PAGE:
Last updated: Feb. 22 2018 2 min read
Getting your dog involved in dog sports requires preparation and knowledge. What you need to do beforehand is get familiar with the type of breed you have, his physical capabilities, and his interests.
Once you have figured out the three factors stated above, you’ll have an easier time deciding on the best sport to choose for your dog. The sport should be something that you also enjoy, since both you and your dog are going to be in this together. If you have the time, go to different sporting or activity events and just watch the other dogs and owners perform. This is a good way to get a feel for what each sport entails.
If you are lucky then there will be dog sporting events in your area. If the sport of your choice is three hours away from where you live, you may be better off participating in one that is just two blocks down the street. You can always look for other sports or activities later. Many dog owners engage their dogs in more than one activity.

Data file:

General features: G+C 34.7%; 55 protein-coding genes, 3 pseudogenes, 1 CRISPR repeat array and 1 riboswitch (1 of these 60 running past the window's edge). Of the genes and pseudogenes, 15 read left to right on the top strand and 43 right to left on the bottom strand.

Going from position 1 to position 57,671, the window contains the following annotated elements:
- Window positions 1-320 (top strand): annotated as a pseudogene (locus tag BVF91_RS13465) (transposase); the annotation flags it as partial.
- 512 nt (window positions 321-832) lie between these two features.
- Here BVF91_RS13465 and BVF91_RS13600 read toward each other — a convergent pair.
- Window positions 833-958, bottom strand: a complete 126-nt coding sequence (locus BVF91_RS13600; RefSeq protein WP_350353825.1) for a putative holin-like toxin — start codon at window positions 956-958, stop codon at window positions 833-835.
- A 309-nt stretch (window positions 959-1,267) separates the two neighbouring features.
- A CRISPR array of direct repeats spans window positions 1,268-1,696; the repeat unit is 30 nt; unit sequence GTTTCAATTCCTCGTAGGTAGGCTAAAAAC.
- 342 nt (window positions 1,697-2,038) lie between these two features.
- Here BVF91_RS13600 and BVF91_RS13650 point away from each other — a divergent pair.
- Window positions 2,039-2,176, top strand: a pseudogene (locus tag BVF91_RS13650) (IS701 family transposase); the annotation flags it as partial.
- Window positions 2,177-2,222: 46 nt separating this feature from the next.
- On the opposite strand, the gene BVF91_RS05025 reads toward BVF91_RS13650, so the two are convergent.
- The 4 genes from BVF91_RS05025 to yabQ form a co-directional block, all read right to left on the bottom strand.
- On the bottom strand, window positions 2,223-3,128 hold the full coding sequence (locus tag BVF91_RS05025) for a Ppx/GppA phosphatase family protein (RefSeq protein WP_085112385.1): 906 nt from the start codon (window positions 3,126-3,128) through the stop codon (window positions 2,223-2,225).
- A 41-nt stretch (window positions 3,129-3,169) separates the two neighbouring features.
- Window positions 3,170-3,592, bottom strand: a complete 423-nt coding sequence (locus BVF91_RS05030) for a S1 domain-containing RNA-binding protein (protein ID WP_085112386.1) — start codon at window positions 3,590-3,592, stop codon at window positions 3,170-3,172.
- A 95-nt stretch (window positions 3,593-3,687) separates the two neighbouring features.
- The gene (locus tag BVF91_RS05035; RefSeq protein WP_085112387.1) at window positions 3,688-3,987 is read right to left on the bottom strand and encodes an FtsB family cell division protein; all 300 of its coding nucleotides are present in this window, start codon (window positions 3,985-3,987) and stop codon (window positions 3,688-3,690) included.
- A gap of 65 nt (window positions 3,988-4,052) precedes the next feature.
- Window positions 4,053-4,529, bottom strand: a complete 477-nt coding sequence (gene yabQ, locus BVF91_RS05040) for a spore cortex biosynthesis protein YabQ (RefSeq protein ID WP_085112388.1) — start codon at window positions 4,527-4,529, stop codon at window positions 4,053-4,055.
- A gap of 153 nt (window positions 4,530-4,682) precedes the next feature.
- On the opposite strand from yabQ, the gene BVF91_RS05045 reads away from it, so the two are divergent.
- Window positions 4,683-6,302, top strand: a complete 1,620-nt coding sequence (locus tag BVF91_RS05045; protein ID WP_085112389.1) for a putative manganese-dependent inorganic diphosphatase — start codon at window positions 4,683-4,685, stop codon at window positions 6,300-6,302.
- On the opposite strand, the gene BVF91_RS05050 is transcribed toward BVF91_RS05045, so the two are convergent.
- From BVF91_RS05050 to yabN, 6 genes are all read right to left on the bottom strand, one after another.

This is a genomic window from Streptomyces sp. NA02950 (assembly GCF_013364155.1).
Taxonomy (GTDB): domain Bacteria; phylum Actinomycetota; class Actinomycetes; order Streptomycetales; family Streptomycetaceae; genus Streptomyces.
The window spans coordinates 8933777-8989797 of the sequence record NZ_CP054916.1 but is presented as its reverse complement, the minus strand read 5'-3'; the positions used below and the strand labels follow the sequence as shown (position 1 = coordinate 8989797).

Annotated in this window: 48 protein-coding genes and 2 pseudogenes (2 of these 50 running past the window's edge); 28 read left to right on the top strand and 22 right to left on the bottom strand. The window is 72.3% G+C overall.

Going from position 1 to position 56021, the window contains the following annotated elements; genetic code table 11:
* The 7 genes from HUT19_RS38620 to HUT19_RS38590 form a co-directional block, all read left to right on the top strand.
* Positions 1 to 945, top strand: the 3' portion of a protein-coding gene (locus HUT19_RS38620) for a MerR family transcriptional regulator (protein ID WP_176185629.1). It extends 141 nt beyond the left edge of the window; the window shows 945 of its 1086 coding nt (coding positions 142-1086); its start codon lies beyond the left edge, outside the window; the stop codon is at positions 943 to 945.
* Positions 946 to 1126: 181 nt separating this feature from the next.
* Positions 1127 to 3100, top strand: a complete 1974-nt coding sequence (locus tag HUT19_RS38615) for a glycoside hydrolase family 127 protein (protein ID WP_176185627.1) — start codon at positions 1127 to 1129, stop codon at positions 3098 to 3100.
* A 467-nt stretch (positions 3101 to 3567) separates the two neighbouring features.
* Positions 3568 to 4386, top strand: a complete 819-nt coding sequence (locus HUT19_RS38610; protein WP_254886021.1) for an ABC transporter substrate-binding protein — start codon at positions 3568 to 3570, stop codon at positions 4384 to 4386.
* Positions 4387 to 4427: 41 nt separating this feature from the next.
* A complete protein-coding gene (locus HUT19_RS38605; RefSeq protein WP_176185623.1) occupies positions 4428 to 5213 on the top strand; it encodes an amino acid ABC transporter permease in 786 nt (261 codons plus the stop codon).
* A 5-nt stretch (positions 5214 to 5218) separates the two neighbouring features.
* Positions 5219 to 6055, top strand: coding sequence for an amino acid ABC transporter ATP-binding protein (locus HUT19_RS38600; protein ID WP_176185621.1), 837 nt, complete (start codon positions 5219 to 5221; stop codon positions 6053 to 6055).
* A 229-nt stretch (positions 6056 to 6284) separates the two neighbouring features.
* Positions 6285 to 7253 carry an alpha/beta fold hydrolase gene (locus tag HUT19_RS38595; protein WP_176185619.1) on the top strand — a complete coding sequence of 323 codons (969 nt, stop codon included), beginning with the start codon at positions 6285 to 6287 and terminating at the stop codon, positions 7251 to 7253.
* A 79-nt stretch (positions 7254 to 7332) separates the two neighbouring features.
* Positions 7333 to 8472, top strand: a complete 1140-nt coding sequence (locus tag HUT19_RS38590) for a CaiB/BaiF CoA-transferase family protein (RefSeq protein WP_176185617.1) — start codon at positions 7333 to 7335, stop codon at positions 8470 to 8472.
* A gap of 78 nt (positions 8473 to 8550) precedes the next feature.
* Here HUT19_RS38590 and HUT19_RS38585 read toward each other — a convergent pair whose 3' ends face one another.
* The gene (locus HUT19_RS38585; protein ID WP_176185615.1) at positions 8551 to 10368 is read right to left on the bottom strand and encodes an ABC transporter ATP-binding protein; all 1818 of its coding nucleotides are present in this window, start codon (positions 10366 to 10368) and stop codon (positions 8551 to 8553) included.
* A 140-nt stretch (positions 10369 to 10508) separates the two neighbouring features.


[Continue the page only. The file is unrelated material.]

Below is a list of two of the popular sports for dogs and their owners:
Agility: A very popular dog sport that gained recognition by the American Kennel Club (AKC) and the United Kennel Club (UKC). In this activity, the handler or owner has a limited amount of time to direct his dog through an obstacle course that consists of ramps, tunnels, climbs, jumps, and other challenges.
Agility is a fun sport where dogs and owners go through the challenge together as a team. The dog’s performance is determined by his speed and accuracy as he performs through the course. Obedience training and the ability to follow instructions is a must, since this activity requires the dog to be off the leash and only relies on the owner’s body signals and verbal commands to guide him through the course.
Obedience Trials: In this sport, the dog must demonstrate his role as a civilized human companion by accurately performing a predefined set of actions as directed by his owner or handler.
Obedience trials provide a great opportunity for the dog and his owner to work as a team. Dogs and owners are evaluated on precision, accuracy, the owner’s movement, and the dog’s willingness to cooperate and follow directions.
The American Kennel Club obedience competitions have three levels. Beginner’s level is referred to as Novice, intermediate level is referred to as Open, and advanced level is called Utility. The dog needs to complete the requirements for each level before advancing to the next. Examples of exercises are: Recall (Come), Drop on Recall, Heel, and Sit.